The Medicines Patent Pool, founded by UNITAID in 2010, aims to stimulate innovation and improve access to HIV medicines through the negotiation of voluntary licenses on medicine patents that enable robust generic competition and facilitate the development of new formulations. The Medicines Patent Pool was recently endorsed by the G8 and the UN High Level Meeting on AIDS as a promising, innovative approach to improve access to HIV medicines.

According to David Deakin of the UK faith-based organization Tearfund, “The patent pool offers a completely new paradigm to address the HIV needs of developing countries. As someone who has previously been involved in the pharmaceutical industry, the pool, although far from perfect, represents one of the biggest breakthroughs ever in beginning to develop a sustainable solution to treatment access in developing countries.” In recent months Tearfund has worked with the UK AIDS Consortium to put pressure on pharma companies to join the Medicines Patent Pool. A current initiative involves sending thousands of signatures from church members to Johnson & Johnson in the UK.

While this historic agreement between Gilead Sciences and the Medicines Patent Pool marks the first step in access to affordable medicines for people living with HIV, six other patent holders are currently in negotiations with the Medicines Patent Pool. Some concern has already been raised by Médecins Sans Frontières over the exclusion of some middle-income countries in the Gilead agreement, with the hope that future agreements are inclusive of all developing countries. “The Medicines Patent Pool will only work effectively if others follow Gilead and join the pool,” stated Deakin. “It is really important that companies such as Johnson and Johnson, Merck and Abbott now enter their own negotiations with the pool. One of the reasons given for not doing so previously was that they wanted to see the first pharma company reach a successful outcome. With Gilead this has now been achieved so there is no excuse for not entering into their own negotiations if they are serious about contributing to a sustainable solution to meet the needs of millions who need access to treatment.”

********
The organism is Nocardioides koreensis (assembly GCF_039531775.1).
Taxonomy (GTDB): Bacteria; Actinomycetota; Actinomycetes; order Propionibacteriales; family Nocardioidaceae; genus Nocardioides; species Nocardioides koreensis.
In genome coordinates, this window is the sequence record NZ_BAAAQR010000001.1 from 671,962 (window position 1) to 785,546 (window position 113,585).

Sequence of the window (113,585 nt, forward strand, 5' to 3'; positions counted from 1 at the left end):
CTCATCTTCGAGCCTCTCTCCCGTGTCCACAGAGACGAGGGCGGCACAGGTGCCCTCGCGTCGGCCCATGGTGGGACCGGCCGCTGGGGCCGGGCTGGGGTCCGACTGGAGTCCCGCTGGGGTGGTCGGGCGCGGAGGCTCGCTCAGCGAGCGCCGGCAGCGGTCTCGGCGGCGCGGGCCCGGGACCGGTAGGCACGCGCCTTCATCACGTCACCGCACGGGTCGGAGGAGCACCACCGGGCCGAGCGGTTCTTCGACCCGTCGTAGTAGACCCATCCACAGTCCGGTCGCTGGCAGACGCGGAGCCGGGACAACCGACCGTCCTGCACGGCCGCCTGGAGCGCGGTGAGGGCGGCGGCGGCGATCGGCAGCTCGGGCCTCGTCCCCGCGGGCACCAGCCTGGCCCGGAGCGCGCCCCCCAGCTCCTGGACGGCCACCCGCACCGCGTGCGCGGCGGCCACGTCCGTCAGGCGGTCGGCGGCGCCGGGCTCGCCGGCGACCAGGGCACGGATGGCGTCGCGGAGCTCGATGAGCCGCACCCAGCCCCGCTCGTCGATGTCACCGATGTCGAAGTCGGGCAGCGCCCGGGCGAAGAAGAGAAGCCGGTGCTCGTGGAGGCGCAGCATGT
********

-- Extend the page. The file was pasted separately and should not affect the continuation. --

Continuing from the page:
Source: AfricaFiles – Ecumenical Advocacy Alliance